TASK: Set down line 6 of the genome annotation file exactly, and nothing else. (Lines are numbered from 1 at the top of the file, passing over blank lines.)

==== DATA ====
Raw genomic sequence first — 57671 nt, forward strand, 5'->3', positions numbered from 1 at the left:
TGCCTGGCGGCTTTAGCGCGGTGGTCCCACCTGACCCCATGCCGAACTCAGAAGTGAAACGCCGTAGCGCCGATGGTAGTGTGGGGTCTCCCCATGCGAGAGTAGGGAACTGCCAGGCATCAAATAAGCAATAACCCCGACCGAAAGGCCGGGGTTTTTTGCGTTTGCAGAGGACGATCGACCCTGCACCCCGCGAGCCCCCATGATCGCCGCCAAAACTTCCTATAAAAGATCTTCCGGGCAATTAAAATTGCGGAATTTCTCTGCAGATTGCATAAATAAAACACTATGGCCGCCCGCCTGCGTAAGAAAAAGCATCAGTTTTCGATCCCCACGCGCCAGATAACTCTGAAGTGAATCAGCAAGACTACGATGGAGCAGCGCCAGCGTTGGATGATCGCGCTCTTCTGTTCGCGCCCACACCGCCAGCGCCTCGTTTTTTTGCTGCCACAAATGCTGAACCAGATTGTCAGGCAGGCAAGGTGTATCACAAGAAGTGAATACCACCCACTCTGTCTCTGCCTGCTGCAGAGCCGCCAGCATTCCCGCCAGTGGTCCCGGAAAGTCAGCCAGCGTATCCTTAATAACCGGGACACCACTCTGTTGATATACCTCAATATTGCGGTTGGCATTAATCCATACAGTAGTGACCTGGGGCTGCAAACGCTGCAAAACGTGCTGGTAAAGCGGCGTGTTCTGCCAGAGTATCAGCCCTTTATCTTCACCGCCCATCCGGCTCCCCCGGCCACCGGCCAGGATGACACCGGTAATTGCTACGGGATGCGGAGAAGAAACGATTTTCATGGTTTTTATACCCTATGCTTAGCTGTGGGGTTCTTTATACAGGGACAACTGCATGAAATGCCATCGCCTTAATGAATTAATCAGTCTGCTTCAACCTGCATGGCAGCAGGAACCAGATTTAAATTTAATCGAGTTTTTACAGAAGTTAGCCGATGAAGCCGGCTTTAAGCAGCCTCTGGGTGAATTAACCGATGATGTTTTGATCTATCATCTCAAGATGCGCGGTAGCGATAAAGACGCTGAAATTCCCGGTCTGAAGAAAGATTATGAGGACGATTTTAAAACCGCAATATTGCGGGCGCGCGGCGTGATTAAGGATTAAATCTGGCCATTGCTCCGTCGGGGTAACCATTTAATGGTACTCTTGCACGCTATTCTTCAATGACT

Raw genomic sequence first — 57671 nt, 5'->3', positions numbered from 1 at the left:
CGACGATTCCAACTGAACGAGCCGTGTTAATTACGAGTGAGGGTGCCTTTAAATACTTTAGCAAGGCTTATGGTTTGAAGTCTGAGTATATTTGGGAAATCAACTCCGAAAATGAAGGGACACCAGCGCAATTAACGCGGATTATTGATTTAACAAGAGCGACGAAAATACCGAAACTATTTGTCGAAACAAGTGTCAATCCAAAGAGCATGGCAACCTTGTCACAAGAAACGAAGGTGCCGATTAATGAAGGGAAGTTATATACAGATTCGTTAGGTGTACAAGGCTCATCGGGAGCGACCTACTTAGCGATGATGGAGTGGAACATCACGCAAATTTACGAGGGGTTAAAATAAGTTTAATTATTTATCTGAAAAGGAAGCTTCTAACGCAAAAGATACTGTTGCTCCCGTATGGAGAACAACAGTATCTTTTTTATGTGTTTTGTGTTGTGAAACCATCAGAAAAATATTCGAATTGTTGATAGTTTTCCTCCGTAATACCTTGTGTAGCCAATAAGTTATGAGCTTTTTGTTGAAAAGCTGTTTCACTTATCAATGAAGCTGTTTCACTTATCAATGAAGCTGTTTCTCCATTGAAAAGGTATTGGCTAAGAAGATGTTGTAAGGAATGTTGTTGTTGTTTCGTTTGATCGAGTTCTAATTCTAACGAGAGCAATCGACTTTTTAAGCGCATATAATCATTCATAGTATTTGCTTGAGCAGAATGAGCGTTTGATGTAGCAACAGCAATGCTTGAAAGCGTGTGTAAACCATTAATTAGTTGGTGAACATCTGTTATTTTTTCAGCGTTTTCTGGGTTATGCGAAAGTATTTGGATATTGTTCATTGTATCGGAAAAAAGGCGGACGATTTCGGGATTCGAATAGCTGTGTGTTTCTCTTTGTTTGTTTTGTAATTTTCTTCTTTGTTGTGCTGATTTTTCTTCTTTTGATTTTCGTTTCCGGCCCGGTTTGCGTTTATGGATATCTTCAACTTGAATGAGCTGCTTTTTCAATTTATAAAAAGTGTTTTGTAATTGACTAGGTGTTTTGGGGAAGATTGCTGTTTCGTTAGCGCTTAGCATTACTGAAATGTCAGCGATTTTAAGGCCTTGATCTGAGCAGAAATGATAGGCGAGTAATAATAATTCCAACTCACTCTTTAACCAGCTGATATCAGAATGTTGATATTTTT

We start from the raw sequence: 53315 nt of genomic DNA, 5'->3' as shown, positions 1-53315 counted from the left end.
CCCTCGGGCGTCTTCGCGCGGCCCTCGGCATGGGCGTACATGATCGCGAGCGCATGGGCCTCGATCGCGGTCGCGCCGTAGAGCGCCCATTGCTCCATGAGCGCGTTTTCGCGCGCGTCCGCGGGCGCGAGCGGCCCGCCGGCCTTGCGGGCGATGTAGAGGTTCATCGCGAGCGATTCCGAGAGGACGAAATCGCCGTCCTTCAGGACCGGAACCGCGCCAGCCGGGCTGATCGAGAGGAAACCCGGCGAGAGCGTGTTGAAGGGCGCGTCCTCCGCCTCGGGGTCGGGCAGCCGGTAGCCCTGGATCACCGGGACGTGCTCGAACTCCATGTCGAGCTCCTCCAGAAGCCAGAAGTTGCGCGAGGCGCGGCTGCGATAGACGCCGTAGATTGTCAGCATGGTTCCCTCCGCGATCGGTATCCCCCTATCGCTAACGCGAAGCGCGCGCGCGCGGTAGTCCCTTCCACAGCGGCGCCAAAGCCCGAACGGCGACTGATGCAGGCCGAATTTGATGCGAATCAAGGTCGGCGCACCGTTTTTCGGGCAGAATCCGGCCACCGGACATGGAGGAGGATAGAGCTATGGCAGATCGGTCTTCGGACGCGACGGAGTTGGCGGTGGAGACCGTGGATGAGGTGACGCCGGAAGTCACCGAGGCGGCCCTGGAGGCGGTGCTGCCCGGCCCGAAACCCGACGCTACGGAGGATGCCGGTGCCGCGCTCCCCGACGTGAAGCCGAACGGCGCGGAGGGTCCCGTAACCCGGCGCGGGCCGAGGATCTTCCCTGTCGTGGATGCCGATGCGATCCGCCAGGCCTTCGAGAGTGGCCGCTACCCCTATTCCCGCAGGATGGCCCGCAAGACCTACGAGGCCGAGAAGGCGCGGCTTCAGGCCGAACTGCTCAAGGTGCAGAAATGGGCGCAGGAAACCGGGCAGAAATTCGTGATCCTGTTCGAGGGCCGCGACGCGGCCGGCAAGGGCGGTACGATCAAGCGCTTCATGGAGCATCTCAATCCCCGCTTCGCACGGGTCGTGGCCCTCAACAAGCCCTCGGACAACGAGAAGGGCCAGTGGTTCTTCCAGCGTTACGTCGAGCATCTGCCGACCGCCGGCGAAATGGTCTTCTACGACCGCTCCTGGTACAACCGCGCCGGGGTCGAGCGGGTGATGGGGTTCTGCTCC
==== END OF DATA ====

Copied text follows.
CCCTCGGGCGTCTTCGCGCGGCCCTCGGCATGGGCGTACATGATCGCGAGCGCATGGGCCTCGATCGCGGTCGCGCCGTAGAGCGCCCATTGCTCCATGAGCGCGTTTTCGCGCGCGTCCGCGGGCGCGAGCGGCCCGCCGGCCTTGCGGGCGATGTAGAGGTTCATCGCGAGCGATTCCGAGAGGACGAAATCGCCGTCCTTCAGGACCGGAACCGCGCCAGCCGGGCTGATCGAGAGGAAACCCGGCGAGAGCGTGTTGAAGGGCGCGTCCTCCGCCTCGGGGTCGGGCAGCCGGTAGCCCTGGATCACCGGGACGTGCTCGAACTCCATGTCGAGCTCCTCCAGAAGCCAGAAGTTGCGCGAGGCGCGGCTGCGATAGACGCCGTAGATTGTCAGCATGGTTCCCTCCGCGATCGGTATCCCCCTATCGCTAACGCGAAGCGCGCGCGCGCGGTAGTCCCTTCCACAGCGGCGCCAAAGCCCGAACGGCGACTGATGCAGGCCGAATTTGATGCGAATCAAGGTCGGCGCACCGTTTTTCGGGCAGAATCCGGCCACCGGACATGGAGGAGGATAGAGCTATGGCAGATCGGTCTTCGGACGCGACGGAGTTGGCGGTGGAGACCGTGGATGAGGTGACGCCGGAAGTCACCGAGGCGGCCCTGGAGGCGGTGCTGCCCGGCCCGAAACCCGACGCTACGGAGGATGCCGGTGCCGCGCTCCCCGACGTGAAGCCGAACGGCGCGGAGGGTCCCGTAACCCGGCGCGGGCCGAGGATCTTCCCTGTCGTGGATGCCGATGCGATCCGCCAGGCCTTCGAGAGTGGCCGCTACCCCTATTCCCGCAGGATGGCCCGCAAGACCTACGAGGCCGAGAAGGCGCGGCTTCAGGCCGAACTGCTCAAGGTGCAGAAATGGGCGCAGGAAACCGGGCAGAAATTCGTGATCCTGTTCGAGGGCCGCGACGCGGCCGGCAAGGGCGGTACGATCAAGCGCTTCATGGAGCATCTCAATCCCCGCTTCGCACGGGTCGTGGCCCTCAACAAGCCCTCGGACAACGAGAAGGGCCAGTGGTTCTTCCAGCGTTACGTCGAGCATCTGCCGACCGCCGGCGAAATGGTCTTCTACGACCGCTCCTGGTACAACCGCGCCGGGGTCGAGCGGGTGATGGGGTTCTGCTCC